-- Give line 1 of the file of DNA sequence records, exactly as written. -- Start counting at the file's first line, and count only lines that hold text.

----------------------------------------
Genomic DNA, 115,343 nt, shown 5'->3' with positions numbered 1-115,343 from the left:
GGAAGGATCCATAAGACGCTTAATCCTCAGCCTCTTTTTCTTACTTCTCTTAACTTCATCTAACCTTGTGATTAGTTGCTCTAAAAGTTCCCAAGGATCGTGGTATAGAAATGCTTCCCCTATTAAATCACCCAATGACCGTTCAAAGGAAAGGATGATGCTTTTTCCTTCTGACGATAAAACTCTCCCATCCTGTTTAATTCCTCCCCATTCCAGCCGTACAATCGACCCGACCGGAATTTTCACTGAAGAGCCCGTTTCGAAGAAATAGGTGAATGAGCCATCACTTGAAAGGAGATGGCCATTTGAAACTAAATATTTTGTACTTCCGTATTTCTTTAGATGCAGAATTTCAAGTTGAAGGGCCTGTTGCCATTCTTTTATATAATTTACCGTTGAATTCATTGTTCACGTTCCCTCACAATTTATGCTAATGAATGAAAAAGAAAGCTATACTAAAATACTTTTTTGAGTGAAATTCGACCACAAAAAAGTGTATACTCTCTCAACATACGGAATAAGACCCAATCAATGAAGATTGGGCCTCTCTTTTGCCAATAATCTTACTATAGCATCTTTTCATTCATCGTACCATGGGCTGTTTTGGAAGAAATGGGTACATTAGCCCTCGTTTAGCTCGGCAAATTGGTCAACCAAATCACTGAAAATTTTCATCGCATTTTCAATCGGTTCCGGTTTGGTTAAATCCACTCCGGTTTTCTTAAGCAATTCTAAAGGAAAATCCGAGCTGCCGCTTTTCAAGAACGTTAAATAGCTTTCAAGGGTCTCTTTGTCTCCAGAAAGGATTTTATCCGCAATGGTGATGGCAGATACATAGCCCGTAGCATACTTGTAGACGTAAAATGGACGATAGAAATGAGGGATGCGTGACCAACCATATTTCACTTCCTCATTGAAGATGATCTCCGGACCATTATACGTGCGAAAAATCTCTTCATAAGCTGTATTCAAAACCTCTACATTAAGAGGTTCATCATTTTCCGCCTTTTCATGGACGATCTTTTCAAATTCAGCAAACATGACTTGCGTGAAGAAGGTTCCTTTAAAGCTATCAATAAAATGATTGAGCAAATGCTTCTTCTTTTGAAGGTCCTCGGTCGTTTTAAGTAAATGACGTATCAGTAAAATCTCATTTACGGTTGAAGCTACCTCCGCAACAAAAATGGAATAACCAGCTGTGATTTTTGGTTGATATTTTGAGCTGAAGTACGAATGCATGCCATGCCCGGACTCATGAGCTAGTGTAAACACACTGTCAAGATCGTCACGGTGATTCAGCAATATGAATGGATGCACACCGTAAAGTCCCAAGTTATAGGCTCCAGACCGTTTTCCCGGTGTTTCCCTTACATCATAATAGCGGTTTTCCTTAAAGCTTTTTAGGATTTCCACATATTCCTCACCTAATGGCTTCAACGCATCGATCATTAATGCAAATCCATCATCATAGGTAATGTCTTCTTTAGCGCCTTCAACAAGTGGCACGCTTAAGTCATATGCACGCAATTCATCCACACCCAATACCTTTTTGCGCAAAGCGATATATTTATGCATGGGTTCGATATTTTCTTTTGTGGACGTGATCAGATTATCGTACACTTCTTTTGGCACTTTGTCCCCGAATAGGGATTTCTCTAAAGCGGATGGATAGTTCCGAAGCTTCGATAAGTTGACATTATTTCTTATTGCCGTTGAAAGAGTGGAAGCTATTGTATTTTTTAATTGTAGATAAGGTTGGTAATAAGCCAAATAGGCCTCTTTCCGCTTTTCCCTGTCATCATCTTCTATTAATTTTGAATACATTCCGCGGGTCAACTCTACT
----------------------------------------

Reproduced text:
Genomic DNA, 115,343 nt, shown 5'->3' with positions numbered 1-115,343 from the left: